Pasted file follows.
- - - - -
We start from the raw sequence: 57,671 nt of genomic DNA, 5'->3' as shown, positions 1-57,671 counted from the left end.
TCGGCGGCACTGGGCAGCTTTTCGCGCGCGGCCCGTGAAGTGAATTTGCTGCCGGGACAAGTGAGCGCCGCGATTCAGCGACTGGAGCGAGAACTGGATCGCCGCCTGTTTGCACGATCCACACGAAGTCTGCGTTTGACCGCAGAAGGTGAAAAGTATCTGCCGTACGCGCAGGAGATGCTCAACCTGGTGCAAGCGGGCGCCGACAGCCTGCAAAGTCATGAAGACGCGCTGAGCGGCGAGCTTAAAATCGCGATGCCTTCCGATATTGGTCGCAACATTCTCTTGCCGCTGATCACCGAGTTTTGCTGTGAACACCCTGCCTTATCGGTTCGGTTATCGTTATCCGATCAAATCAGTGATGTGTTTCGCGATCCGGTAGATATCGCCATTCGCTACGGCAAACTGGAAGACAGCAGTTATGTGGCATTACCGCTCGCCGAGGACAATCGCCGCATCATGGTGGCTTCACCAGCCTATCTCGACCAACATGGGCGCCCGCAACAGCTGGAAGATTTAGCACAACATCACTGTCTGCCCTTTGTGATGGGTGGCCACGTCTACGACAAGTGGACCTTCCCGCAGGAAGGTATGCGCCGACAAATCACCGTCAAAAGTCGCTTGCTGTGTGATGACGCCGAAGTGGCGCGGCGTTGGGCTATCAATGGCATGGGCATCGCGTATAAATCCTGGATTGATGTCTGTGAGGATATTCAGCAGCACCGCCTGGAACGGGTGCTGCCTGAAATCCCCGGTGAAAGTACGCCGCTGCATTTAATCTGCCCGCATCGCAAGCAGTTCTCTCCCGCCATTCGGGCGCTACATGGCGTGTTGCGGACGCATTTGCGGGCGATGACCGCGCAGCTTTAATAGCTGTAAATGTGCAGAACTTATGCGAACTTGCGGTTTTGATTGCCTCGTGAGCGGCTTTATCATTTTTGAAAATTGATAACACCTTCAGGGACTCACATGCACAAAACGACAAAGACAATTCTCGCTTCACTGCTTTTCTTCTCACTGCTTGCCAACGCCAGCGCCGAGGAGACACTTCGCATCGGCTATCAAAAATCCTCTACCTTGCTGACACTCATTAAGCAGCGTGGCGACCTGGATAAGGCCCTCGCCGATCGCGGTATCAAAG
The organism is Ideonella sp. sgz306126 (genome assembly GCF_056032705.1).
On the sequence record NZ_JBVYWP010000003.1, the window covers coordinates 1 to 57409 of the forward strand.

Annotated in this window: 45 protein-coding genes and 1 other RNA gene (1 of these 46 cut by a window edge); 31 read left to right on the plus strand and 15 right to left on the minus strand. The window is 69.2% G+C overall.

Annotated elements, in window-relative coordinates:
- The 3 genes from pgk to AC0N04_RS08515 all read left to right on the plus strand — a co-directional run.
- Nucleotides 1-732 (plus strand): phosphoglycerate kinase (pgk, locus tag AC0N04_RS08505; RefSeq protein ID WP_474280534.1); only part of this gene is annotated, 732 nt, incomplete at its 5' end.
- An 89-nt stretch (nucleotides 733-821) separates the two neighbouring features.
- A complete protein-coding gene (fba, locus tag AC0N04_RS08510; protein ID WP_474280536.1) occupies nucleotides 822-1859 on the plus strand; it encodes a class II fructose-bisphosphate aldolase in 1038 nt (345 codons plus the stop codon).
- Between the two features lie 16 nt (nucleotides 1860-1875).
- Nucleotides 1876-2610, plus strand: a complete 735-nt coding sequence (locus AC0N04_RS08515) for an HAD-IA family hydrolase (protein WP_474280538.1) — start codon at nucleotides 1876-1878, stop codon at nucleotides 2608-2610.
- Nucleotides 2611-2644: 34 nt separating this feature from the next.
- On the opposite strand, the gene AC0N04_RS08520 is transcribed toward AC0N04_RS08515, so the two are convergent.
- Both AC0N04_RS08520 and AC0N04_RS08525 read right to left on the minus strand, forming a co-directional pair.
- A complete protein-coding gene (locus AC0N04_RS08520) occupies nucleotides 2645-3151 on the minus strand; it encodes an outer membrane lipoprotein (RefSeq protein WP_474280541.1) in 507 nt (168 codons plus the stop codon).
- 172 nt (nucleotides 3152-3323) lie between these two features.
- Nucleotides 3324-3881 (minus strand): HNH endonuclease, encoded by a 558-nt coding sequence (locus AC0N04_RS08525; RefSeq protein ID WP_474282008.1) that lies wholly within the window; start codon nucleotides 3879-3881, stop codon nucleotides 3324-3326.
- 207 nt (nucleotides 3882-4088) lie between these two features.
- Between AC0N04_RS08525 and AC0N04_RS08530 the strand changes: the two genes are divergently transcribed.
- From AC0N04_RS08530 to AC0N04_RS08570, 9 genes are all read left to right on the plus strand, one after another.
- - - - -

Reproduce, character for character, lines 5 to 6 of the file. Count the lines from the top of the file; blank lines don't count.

Annotated in this window: 45 protein-coding genes and 1 other RNA gene (1 of these 46 cut by a window edge); 31 read left to right on the plus strand and 15 right to left on the minus strand. The window is 69.2% G+C overall.

Annotated elements, in window-relative coordinates: